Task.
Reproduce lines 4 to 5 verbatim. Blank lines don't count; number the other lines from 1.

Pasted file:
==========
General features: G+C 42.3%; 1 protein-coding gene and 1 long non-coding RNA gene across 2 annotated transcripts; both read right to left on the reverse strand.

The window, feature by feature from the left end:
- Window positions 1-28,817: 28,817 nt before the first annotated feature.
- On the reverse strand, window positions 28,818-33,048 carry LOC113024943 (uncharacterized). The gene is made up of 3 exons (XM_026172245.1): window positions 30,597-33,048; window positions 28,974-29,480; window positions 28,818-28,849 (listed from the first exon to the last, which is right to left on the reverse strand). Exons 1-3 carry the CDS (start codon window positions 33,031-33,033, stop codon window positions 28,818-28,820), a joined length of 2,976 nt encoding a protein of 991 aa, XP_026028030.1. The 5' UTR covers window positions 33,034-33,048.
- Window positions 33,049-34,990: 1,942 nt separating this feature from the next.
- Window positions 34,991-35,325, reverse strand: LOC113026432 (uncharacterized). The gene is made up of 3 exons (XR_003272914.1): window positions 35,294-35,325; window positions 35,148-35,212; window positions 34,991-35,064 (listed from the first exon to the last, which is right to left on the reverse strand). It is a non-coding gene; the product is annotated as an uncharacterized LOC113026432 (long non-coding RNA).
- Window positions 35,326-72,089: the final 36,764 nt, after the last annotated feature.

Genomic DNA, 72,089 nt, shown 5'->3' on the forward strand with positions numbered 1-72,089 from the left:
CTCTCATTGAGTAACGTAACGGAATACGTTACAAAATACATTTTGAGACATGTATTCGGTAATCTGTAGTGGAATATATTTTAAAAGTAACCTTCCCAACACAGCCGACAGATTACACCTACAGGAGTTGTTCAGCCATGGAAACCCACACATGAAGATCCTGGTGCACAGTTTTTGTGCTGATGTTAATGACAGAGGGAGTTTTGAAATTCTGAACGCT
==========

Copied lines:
- On the reverse strand, window positions 28,818-33,048 carry LOC113024943 (uncharacterized). The gene is made up of 3 exons (XM_026172245.1): window positions 30,597-33,048; window positions 28,974-29,480; window positions 28,818-28,849 (listed from the first exon to the last, which is right to left on the reverse strand). Exons 1-3 carry the CDS (start codon window positions 33,031-33,033, stop codon window positions 28,818-28,820), a joined length of 2,976 nt encoding a protein of 991 aa, XP_026028030.1. The 5' UTR covers window positions 33,034-33,048.
- Window positions 33,049-34,990: 1,942 nt separating this feature from the next.